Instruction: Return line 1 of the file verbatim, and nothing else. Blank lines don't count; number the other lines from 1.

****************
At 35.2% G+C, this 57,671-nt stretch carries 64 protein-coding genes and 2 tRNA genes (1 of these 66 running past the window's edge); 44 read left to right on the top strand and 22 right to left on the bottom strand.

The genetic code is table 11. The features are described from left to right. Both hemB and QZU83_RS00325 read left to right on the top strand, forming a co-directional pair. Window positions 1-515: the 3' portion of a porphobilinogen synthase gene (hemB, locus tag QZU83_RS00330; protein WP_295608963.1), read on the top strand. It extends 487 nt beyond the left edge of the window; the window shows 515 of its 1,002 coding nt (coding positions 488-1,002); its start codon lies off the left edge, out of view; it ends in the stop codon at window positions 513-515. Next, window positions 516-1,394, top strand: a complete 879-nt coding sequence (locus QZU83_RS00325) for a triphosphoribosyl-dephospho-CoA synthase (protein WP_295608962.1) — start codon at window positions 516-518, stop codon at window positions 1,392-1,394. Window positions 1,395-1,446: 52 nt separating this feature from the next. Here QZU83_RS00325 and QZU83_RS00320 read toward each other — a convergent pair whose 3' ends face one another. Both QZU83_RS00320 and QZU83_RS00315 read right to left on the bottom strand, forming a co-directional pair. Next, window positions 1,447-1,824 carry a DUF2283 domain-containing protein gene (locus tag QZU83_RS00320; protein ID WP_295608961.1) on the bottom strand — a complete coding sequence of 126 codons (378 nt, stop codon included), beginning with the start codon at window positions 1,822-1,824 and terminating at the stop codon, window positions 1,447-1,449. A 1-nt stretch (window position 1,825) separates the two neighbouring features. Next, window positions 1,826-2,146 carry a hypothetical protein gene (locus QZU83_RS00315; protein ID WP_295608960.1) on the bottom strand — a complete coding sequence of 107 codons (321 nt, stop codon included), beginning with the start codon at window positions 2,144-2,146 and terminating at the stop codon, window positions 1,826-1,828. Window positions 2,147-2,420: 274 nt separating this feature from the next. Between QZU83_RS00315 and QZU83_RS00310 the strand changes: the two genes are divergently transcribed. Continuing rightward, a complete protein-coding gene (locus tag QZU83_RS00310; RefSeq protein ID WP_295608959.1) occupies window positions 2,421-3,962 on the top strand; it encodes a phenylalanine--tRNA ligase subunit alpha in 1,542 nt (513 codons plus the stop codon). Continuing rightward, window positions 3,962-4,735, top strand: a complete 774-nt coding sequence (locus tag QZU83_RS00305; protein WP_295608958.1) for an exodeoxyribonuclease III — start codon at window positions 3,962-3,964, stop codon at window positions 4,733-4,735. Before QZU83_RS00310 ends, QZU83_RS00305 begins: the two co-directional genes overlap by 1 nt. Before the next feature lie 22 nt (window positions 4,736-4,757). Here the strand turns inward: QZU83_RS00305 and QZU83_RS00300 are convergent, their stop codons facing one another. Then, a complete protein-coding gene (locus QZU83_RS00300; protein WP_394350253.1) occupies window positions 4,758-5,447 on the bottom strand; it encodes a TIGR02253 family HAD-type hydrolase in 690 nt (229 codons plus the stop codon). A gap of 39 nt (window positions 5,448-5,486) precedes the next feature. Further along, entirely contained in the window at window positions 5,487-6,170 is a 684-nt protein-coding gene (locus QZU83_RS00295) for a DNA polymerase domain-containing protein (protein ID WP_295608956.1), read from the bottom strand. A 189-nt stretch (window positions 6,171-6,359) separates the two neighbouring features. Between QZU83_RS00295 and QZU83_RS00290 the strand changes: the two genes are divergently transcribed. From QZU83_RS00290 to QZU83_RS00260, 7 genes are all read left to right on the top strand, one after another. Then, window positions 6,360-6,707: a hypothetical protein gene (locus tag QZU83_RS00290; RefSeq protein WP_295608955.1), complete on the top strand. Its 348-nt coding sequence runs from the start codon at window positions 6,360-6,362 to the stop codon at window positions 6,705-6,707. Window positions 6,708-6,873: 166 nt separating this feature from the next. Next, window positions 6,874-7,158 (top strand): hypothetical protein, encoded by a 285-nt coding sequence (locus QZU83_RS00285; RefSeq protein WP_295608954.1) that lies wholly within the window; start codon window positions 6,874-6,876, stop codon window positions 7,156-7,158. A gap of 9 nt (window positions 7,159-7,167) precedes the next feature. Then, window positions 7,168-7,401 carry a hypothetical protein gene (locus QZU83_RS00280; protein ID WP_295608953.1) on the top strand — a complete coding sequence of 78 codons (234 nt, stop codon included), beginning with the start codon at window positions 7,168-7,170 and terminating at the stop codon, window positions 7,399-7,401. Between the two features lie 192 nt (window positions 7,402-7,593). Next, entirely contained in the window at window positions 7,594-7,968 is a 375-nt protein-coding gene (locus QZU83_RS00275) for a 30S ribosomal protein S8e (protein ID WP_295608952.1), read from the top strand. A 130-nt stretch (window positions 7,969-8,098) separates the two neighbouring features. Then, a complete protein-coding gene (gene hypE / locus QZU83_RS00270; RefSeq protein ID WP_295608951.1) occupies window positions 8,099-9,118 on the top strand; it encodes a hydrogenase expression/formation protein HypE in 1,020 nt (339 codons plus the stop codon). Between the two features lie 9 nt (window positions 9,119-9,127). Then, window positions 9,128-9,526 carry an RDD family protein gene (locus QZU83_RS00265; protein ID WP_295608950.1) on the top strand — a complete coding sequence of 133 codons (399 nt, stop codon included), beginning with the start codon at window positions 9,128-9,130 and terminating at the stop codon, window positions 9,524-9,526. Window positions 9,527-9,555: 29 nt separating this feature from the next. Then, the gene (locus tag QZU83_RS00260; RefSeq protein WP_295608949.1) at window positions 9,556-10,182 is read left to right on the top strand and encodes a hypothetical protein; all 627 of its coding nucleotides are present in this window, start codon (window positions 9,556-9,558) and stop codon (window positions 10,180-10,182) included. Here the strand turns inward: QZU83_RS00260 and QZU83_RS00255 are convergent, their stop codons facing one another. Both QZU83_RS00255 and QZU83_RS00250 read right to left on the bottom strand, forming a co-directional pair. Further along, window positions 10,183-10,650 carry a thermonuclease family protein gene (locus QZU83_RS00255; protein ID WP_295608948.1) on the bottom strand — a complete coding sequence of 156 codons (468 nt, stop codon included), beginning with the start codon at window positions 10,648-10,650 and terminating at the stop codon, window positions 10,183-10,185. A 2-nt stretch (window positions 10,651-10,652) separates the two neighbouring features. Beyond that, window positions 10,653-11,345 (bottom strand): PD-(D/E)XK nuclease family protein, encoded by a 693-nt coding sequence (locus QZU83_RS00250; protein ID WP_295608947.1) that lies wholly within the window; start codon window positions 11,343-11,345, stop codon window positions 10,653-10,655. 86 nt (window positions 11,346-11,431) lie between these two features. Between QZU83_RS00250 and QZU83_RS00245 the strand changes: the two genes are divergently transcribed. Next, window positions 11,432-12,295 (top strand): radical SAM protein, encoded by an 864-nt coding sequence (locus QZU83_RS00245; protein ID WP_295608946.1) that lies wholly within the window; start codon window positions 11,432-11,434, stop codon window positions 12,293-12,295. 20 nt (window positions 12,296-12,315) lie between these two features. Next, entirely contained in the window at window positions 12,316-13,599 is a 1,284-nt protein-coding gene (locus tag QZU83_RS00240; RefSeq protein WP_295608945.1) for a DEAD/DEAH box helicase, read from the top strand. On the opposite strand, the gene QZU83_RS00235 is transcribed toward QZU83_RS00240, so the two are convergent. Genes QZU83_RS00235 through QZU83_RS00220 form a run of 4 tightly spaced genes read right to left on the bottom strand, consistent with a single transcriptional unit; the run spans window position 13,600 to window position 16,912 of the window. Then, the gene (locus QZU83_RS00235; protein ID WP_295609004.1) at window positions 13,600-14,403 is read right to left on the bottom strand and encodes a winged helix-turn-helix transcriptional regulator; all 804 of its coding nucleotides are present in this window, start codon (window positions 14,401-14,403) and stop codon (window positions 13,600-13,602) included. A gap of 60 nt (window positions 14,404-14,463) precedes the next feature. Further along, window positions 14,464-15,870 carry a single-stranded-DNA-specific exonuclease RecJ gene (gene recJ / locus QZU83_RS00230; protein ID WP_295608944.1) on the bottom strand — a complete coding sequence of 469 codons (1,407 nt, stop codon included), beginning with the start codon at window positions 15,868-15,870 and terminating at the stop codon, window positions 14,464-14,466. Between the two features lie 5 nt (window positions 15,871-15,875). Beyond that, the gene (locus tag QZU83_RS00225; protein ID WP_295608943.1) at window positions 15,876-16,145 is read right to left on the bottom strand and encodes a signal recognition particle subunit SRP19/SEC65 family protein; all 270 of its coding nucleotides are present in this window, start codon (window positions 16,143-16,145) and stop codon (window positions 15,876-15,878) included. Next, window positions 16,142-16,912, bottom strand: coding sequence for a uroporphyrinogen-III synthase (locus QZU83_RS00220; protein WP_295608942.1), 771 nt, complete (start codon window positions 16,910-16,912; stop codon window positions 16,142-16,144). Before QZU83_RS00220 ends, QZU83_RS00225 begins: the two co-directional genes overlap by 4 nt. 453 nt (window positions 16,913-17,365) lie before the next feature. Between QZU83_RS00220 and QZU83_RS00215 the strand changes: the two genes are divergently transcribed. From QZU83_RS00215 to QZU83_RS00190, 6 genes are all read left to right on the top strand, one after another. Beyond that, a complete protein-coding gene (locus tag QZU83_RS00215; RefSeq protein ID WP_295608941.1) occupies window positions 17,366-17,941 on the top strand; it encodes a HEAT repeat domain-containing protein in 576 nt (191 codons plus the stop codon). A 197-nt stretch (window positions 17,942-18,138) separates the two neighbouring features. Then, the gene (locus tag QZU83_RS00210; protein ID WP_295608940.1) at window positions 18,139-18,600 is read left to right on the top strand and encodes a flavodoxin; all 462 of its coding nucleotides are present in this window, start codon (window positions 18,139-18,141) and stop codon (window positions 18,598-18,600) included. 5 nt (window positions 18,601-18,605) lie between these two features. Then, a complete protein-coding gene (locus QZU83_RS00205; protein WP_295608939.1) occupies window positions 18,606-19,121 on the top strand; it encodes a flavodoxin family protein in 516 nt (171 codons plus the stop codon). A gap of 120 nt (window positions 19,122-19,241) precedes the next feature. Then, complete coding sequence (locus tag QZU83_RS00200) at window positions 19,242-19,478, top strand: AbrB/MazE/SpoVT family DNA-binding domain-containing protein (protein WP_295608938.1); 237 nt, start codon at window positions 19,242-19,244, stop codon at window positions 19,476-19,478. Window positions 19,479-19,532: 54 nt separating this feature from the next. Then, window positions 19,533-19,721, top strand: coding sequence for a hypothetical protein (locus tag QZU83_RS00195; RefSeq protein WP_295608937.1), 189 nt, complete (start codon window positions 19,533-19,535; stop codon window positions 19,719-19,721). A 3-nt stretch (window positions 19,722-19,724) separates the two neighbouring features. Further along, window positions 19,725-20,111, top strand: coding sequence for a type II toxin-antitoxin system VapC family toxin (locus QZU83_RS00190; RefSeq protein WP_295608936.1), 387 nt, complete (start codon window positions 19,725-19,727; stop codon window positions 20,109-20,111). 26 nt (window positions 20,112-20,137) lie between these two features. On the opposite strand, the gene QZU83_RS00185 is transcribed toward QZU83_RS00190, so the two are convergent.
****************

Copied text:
At 35.2% G+C, this 57,671-nt stretch carries 64 protein-coding genes and 2 tRNA genes (1 of these 66 running past the window's edge); 44 read left to right on the top strand and 22 right to left on the bottom strand.